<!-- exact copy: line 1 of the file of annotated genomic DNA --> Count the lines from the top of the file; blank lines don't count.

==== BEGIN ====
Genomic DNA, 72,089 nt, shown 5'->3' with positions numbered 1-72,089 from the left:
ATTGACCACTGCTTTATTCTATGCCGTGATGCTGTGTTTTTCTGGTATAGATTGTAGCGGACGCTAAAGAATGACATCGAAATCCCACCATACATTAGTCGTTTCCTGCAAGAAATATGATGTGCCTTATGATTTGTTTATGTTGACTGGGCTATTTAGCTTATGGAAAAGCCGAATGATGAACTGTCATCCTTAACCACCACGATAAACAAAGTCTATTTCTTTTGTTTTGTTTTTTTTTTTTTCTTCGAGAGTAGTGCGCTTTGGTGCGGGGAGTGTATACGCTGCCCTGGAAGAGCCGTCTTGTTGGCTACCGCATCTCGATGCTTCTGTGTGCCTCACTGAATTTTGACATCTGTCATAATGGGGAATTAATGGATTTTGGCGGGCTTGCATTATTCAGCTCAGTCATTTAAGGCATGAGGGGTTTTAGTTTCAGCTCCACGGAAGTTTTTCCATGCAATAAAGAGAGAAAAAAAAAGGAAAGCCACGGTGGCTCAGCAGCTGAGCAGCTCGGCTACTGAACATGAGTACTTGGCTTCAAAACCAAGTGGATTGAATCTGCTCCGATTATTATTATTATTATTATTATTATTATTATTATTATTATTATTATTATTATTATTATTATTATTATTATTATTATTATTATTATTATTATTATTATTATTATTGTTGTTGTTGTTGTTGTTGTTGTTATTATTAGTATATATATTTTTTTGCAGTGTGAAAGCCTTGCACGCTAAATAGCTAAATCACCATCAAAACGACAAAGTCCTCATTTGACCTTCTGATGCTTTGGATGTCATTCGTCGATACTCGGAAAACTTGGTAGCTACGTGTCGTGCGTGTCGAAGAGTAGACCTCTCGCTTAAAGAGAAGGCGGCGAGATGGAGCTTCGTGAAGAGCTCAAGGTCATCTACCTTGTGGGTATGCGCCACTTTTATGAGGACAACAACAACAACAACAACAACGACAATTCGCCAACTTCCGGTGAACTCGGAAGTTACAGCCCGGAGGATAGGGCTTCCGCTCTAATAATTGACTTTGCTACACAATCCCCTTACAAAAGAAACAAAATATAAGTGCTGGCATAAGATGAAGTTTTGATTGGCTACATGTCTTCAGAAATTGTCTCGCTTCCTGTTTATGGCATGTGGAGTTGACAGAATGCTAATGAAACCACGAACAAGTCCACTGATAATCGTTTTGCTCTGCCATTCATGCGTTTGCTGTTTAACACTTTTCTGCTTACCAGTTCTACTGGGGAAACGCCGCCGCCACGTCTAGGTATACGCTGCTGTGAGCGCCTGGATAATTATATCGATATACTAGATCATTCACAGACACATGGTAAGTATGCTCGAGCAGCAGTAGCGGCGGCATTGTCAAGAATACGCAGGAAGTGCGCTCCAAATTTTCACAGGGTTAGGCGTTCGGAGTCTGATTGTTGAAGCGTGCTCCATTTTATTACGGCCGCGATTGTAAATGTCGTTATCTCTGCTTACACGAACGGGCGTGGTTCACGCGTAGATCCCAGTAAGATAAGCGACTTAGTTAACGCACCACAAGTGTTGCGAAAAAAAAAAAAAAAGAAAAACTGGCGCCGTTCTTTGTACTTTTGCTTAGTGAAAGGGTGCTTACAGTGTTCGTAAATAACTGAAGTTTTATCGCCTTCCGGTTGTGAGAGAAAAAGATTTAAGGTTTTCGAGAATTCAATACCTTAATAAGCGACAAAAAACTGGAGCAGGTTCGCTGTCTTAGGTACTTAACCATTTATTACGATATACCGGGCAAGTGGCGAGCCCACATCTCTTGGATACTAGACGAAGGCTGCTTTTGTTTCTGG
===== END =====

Genomic DNA, 72,089 nt, shown 5'->3' with positions numbered 1-72,089 from the left: